Caleb’s Corner: The Masters, The Golf Trip of a Lifetime.


Spring is here and, along with it, comes the beginning to the 2012 golf season. No, I’m not referring to our opening day at Tetherow on April 1, but rather the Masters Tournament, held at beautiful Augusta National Golf Club from April 5-8.

For many golfers, myself included, Masters week is their favorite week of the year. Each year, Augusta National expands its online and television coverage, allowing for the “patrons” to experience more and more of the Masters Tournament.

The Masters and Augusta are particularly special to me. I attended my first Masters as a freshman in college  in 1997 with my father—the year a young kid named Tiger Woods won his first major, setting almost every Masters record along the way to his 12-stroke victory. I’ll never forget my first footstep onto the turf at Augusta National. I had goosebumps. My father and I purchased our obligatory green Masters folding chairs, and walked down to Amen Corner to set up our chairs at the 13th green. I was amazed to find out that we could simply leave our chairs set up, wander around the property, watch the best players in the world play the best course in the world, and when we returned in the afternoon with a Coca Cola and a $1.25 Pimento and Cheese sandwich, our chairs were still waiting for us, unoccupied.

I’ve since been back to Augusta for two additional Masters, and watched Phil Mickelson win his second green jacket, and Angel Cabrera pick up his first in a three-way playoff victory. Each and every day, I’d follow my same routine: speed walk (you don’t run at the Masters) down to 16 green (the par 3 with the pond), set up my green Masters chair, then walk to Amen Corner and soak in the beauty of 11, 12 and 13. Each day, I’d stand behind the 12th tee box and dream of someday being able to walk across the Hogan Bridge and cross Rae’s Creek. Like almost every other golfer, my dream has always been to play at Augusta, but I never fathomed that I’d have the chance.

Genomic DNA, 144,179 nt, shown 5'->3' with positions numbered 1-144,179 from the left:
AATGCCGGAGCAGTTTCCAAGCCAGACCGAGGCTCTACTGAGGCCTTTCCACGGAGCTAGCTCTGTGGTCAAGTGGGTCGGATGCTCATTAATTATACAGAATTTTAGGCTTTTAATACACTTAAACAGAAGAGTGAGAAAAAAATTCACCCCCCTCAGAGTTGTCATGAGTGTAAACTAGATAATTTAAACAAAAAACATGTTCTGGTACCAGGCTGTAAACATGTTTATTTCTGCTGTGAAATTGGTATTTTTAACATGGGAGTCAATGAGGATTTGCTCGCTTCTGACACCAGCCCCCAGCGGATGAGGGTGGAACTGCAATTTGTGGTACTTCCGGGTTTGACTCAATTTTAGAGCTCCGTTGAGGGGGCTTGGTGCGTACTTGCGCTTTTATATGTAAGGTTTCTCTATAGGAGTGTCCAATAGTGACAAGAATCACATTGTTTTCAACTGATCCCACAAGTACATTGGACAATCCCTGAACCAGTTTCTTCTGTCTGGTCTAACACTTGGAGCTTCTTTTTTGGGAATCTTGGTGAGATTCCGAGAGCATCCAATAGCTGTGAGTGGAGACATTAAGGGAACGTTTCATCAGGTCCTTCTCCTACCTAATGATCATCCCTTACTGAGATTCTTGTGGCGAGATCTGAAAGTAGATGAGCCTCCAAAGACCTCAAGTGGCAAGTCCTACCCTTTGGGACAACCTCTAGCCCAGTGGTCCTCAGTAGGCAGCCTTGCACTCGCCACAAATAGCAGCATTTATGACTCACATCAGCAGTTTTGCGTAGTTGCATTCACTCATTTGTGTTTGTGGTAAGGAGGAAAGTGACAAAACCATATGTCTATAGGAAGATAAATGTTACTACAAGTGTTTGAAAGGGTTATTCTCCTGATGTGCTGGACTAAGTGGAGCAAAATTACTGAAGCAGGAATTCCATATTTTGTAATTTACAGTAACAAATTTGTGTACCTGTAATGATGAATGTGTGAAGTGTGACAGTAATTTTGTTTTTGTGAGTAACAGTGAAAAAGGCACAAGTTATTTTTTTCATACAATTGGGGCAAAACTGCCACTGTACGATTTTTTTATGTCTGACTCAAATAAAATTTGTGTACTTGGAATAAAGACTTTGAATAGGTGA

Then, in September of 2009, I received an email. A good friend of mine, a high school golf coach in the Atlanta area, invited me to come to Georgia in November for a golf trip. Each year, he travels to central Oregon with his team, and I always do my best to help set up a golfing itinerary for their group. In the email, he thanked me for helping with the high school team over the years, and listed a number of courses which I could choose from for a three-day golf trip. I was amazed as I read through the list of great private courses in the Atlanta area—and there, at the end of the list, was “Augusta National Golf Club.” The shock eventually wore off and I quickly made plane reservations and circled November 21, 2009, on my calendar as the day that would change my golfing life.

A very gracious member of Augusta whose son was on my friend’s golf team hosted me, another local pro, and the high school golf coach at Augusta. We pinched ourselves as we drove down Magnolia Lane toward the iconic white clubhouse. After changing our shoes in the Members Locker room and hitting a few practice balls, our caddies took us over to the Par 3 course, which hosts the Par 3 tournament each Wednesday of Masters Week. After getting a few of our nerves out of our system, we walked over to the first tee at Augusta National. The rest of the day was a blur. My nerves got the best of me, as the 81 on the scorecard showed, but I did manage to birdie the 7th and 11th holes, and was even par through the three holes that make up Amen Corner. After our round, our host gave us a tour of the clubhouse where we saw the Champions Locker Room, the Crow’s nest—where the amateurs stay during the Masters tournament—and the Member’s Dining Room. Other than my wedding day, and the day my daughter was born, it will go down as the greatest day of my life.

Caleb Anderson, PGA Head Professional, Tetherow Golf Club 

Your dream is closer than you think at Tetherow!